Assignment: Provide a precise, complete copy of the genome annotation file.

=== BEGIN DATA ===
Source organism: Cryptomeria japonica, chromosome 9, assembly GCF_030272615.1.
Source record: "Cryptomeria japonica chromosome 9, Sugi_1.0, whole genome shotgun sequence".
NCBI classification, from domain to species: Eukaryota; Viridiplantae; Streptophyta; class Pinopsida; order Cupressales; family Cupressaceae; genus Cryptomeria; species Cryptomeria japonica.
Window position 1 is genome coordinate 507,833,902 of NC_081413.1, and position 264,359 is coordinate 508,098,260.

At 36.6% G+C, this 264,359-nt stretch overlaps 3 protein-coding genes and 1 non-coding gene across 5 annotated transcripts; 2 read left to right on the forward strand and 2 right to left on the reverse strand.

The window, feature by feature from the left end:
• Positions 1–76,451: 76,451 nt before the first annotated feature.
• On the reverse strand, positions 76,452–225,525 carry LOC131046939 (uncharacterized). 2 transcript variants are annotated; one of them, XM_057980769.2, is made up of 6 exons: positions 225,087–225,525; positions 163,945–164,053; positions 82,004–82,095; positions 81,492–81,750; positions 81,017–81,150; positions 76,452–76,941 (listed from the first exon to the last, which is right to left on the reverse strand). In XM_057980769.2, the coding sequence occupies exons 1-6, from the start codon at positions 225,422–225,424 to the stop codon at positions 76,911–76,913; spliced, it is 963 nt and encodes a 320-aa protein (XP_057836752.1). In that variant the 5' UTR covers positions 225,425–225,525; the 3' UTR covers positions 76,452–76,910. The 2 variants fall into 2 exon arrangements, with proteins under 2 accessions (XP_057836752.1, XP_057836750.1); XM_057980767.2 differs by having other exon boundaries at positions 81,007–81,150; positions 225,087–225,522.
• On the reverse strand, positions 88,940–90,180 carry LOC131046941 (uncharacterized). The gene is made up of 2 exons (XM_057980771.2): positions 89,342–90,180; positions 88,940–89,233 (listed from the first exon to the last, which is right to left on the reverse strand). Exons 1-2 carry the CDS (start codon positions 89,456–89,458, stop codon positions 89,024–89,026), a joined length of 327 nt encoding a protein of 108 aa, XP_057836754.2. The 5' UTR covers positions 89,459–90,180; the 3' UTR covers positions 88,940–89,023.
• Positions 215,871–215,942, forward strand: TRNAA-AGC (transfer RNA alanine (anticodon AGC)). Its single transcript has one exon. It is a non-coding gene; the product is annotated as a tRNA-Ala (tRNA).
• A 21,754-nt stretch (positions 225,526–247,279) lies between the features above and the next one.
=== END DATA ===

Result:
Source organism: Cryptomeria japonica, chromosome 9, assembly GCF_030272615.1.
Source record: "Cryptomeria japonica chromosome 9, Sugi_1.0, whole genome shotgun sequence".
NCBI classification, from domain to species: Eukaryota; Viridiplantae; Streptophyta; class Pinopsida; order Cupressales; family Cupressaceae; genus Cryptomeria; species Cryptomeria japonica.
Window position 1 is genome coordinate 507,833,902 of NC_081413.1, and position 264,359 is coordinate 508,098,260.

At 36.6% G+C, this 264,359-nt stretch overlaps 3 protein-coding genes and 1 non-coding gene across 5 annotated transcripts; 2 read left to right on the forward strand and 2 right to left on the reverse strand.

The window, feature by feature from the left end:
• Positions 1–76,451: 76,451 nt before the first annotated feature.
• On the reverse strand, positions 76,452–225,525 carry LOC131046939 (uncharacterized). 2 transcript variants are annotated; one of them, XM_057980769.2, is made up of 6 exons: positions 225,087–225,525; positions 163,945–164,053; positions 82,004–82,095; positions 81,492–81,750; positions 81,017–81,150; positions 76,452–76,941 (listed from the first exon to the last, which is right to left on the reverse strand). In XM_057980769.2, the coding sequence occupies exons 1-6, from the start codon at positions 225,422–225,424 to the stop codon at positions 76,911–76,913; spliced, it is 963 nt and encodes a 320-aa protein (XP_057836752.1). In that variant the 5' UTR covers positions 225,425–225,525; the 3' UTR covers positions 76,452–76,910. The 2 variants fall into 2 exon arrangements, with proteins under 2 accessions (XP_057836752.1, XP_057836750.1); XM_057980767.2 differs by having other exon boundaries at positions 81,007–81,150; positions 225,087–225,522.
• On the reverse strand, positions 88,940–90,180 carry LOC131046941 (uncharacterized). The gene is made up of 2 exons (XM_057980771.2): positions 89,342–90,180; positions 88,940–89,233 (listed from the first exon to the last, which is right to left on the reverse strand). Exons 1-2 carry the CDS (start codon positions 89,456–89,458, stop codon positions 89,024–89,026), a joined length of 327 nt encoding a protein of 108 aa, XP_057836754.2. The 5' UTR covers positions 89,459–90,180; the 3' UTR covers positions 88,940–89,023.
• Positions 215,871–215,942, forward strand: TRNAA-AGC (transfer RNA alanine (anticodon AGC)). Its single transcript has one exon. It is a non-coding gene; the product is annotated as a tRNA-Ala (tRNA).
• A 21,754-nt stretch (positions 225,526–247,279) lies between the features above and the next one.